It took her a moment to gather her wits enough to continue. “You expect me to believe that a guy driving the Batmobile is on the prowl for a burger?” He looked more like the upscale steak restaurant type. Or the sushi type. Or caviar.


“Not just any burger.” He shook his head, his hard mouth quirking upward. “You should see the online reviews for this place. And the raving recommendation I just received from a pair of locals.”


“Thank you,” she said simply. It was high praise. She didn’t need a college degree to catch on to that fact.


“Wow!” His dark eyes widened in amazement and no small amount of male admiration as he swiftly scanned her braids, cutoff shorts, and bare legs that were jammed into dusty boots. “Guess that makes you the owner. Lane Westfield.” The way he said her name sounded like a caress.


She quelled a delicious shiver. “I am, and Roper’s is closed today. I’m sorry you wasted a trip into town.”


At his look of disappointment, she fluttered a hand at her newest acquisition. “I just this morning signed a contract to purchase the building behind me. This is the new Roper’s.” Glancing over her shoulder, she rolled her eyes. “That is, it will be after a few coats of paint and some fixing up.”


“Congratulations!” He looked genuinely happy for her. “And I didn’t waste a trip. I had a client meeting not too far from here.”


“No kidding!” She caught her breath at his smile. It was downright lethal on the swoon-worthy scale. “What do you do?”


“I’m an attorney from Dallas.” He watched her smile slip. “Looks like you just figured out who I am, too.”


“Chandler Coben.” She liked his name. Allowing it to roll across her tongue like a new flavor of marinade, she decided on the spot that it had a solid ring to it — one that inspired confidence.


“The one and only.” His smile no longer reached his eyes.


She slowly moved down the steps toward his car. “What are my parents’ chances in court?” She made no attempt to hide the pleading in her voice. She was desperate to know. “Please be honest with me.” He was the guy they’d hired to represent them in a completely bizarre claim that they’d been embezzling funds from her father’s employer.


Chandler angled his head at the passenger door. “Let me take you to dinner. Then we’ll talk.”


She glanced back toward the open door of her restaurant, wondering when Murphy was going to resurface. There was no telling how long he’d linger in the kitchen, examining and testing the functionality of each appliance. Knowing him, he probably wouldn’t even notice if she took off for an hour.


“Fine.” She wasn’t the least bit hungry, but she was dying for any information Chandler Coben could shed on her parents’ case.


He stepped out of his car and hurried around the front to open the passenger door for her. Frowning back at the building, he inquired, “Aren’t you going to lock up first?”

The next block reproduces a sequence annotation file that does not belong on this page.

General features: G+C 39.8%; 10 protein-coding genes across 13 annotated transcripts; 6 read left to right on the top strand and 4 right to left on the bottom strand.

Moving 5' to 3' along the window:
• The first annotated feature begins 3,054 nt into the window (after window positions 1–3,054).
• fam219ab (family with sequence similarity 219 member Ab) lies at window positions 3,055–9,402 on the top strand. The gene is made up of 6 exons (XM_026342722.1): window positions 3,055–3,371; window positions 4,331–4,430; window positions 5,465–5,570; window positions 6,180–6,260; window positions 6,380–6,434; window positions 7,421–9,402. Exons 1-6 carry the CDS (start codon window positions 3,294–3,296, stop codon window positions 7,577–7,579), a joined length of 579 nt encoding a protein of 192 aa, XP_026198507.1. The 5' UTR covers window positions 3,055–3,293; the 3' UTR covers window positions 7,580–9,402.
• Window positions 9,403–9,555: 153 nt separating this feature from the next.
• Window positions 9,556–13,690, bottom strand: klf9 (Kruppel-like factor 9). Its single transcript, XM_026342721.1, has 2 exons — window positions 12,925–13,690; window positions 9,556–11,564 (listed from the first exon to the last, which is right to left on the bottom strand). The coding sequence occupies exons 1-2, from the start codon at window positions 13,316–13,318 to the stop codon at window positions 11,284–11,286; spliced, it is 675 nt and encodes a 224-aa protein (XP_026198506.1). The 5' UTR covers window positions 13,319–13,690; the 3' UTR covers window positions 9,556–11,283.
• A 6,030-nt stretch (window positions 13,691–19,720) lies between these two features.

She shook her head. “My cook is playing in the kitchen.” Her future cook, anyway. Funny how she already thought of Murphy that way — as hers. He had scads of experience that would undoubtedly help take her business to the next level. “He’ll be busy for a while.” He’d also lock the door behind him if she wasn’t back by then.


Before she slid into the passenger seat, he rested his hand on the door and ducked his head to gaze directly into her eyes. “Please assure me that you understand what the term attorney-client privilege means.”


She caught her lower lip between her teeth at the power that a single look from him packed. Whew! She knew without asking that he was dangerous in the courtroom. “Let me guess. It means you aren’t going to answer any of my questions.”


“Actually, it means I can only share information that your parents have expressly given me permission to share with you.”


It sounded like legal mumbo jumbo to her. Lips tightening, she debated turning around and heading right back into the restaurant.


“Which they’ve already done,” he assured softly. “They signed a document giving me blanket approval to discuss their case with you.”


“Oh.” She wrinkled her forehead at him. “Then why did you ask me if I understood attorney-client privilege?”


“Because that privilege will now extend to you. Whatever you tell me in confidence will remain in my confidence — both inside and outside the courtroom. Your secrets will be my secrets.”


His voice was husky with promise, making her wonder if they were still talking about legalities.


She tilted her chin in challenge as she rested her fingers on the door frame. “So, you want to know my secrets, Mr. Coben?”


He slid his hand along the glossy black paint toward her hand, stopping just shy of tangling his fingers with hers. “All I’m saying is I’m a good listener, Miss Westfield.”


“Professionally or personally?” She wasn’t sure that flirting with her parents’ attorney was the wisest thing she’d ever done. However, he was mysterious and exciting, and she was in the mood to celebrate the big milestone rising behind her.


“Both, I hope.” He finished inching his hand forward to touch his fingers to hers.